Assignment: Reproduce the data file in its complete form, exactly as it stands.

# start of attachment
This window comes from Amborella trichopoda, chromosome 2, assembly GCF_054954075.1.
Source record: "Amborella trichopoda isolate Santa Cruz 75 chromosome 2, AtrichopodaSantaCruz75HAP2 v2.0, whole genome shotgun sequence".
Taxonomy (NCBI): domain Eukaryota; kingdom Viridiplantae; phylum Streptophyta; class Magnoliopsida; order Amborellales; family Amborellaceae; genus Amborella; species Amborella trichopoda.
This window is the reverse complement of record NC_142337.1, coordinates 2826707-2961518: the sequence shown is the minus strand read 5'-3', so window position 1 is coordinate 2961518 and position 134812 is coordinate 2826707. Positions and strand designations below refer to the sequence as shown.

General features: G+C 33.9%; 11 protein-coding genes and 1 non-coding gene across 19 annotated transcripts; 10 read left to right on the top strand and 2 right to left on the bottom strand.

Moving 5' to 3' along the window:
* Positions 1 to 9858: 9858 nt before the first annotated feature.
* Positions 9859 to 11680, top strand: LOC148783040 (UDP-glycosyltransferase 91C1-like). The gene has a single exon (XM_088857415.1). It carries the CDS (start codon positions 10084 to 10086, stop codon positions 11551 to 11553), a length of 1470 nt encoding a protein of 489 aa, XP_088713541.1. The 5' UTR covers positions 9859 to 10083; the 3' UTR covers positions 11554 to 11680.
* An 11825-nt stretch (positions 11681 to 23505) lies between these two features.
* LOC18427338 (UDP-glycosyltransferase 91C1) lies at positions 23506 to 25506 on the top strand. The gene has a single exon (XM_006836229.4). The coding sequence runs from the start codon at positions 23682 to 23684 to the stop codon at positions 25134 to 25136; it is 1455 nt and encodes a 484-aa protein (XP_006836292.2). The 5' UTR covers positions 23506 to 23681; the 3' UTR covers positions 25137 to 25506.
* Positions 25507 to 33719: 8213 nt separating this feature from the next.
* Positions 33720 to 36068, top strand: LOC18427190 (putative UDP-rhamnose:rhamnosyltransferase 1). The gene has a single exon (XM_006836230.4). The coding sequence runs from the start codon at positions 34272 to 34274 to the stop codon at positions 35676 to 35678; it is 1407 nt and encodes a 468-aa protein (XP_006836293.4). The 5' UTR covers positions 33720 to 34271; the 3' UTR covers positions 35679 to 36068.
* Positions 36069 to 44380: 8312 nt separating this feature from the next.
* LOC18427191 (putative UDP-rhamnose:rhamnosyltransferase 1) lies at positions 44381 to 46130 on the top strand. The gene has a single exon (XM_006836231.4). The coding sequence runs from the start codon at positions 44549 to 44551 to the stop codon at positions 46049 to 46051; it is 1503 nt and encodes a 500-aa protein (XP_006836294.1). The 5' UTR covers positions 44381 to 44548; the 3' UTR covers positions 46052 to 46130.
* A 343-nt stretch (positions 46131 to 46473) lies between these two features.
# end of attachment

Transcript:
This window comes from Amborella trichopoda, chromosome 2, assembly GCF_054954075.1.
Source record: "Amborella trichopoda isolate Santa Cruz 75 chromosome 2, AtrichopodaSantaCruz75HAP2 v2.0, whole genome shotgun sequence".
Taxonomy (NCBI): domain Eukaryota; kingdom Viridiplantae; phylum Streptophyta; class Magnoliopsida; order Amborellales; family Amborellaceae; genus Amborella; species Amborella trichopoda.
This window is the reverse complement of record NC_142337.1, coordinates 2826707-2961518: the sequence shown is the minus strand read 5'-3', so window position 1 is coordinate 2961518 and position 134812 is coordinate 2826707. Positions and strand designations below refer to the sequence as shown.

General features: G+C 33.9%; 11 protein-coding genes and 1 non-coding gene across 19 annotated transcripts; 10 read left to right on the top strand and 2 right to left on the bottom strand.

Moving 5' to 3' along the window:
* Positions 1 to 9858: 9858 nt before the first annotated feature.
* Positions 9859 to 11680, top strand: LOC148783040 (UDP-glycosyltransferase 91C1-like). The gene has a single exon (XM_088857415.1). It carries the CDS (start codon positions 10084 to 10086, stop codon positions 11551 to 11553), a length of 1470 nt encoding a protein of 489 aa, XP_088713541.1. The 5' UTR covers positions 9859 to 10083; the 3' UTR covers positions 11554 to 11680.
* An 11825-nt stretch (positions 11681 to 23505) lies between these two features.
* LOC18427338 (UDP-glycosyltransferase 91C1) lies at positions 23506 to 25506 on the top strand. The gene has a single exon (XM_006836229.4). The coding sequence runs from the start codon at positions 23682 to 23684 to the stop codon at positions 25134 to 25136; it is 1455 nt and encodes a 484-aa protein (XP_006836292.2). The 5' UTR covers positions 23506 to 23681; the 3' UTR covers positions 25137 to 25506.
* Positions 25507 to 33719: 8213 nt separating this feature from the next.
* Positions 33720 to 36068, top strand: LOC18427190 (putative UDP-rhamnose:rhamnosyltransferase 1). The gene has a single exon (XM_006836230.4). The coding sequence runs from the start codon at positions 34272 to 34274 to the stop codon at positions 35676 to 35678; it is 1407 nt and encodes a 468-aa protein (XP_006836293.4). The 5' UTR covers positions 33720 to 34271; the 3' UTR covers positions 35679 to 36068.
* Positions 36069 to 44380: 8312 nt separating this feature from the next.
* LOC18427191 (putative UDP-rhamnose:rhamnosyltransferase 1) lies at positions 44381 to 46130 on the top strand. The gene has a single exon (XM_006836231.4). The coding sequence runs from the start codon at positions 44549 to 44551 to the stop codon at positions 46049 to 46051; it is 1503 nt and encodes a 500-aa protein (XP_006836294.1). The 5' UTR covers positions 44381 to 44548; the 3' UTR covers positions 46052 to 46130.
* A 343-nt stretch (positions 46131 to 46473) lies between these two features.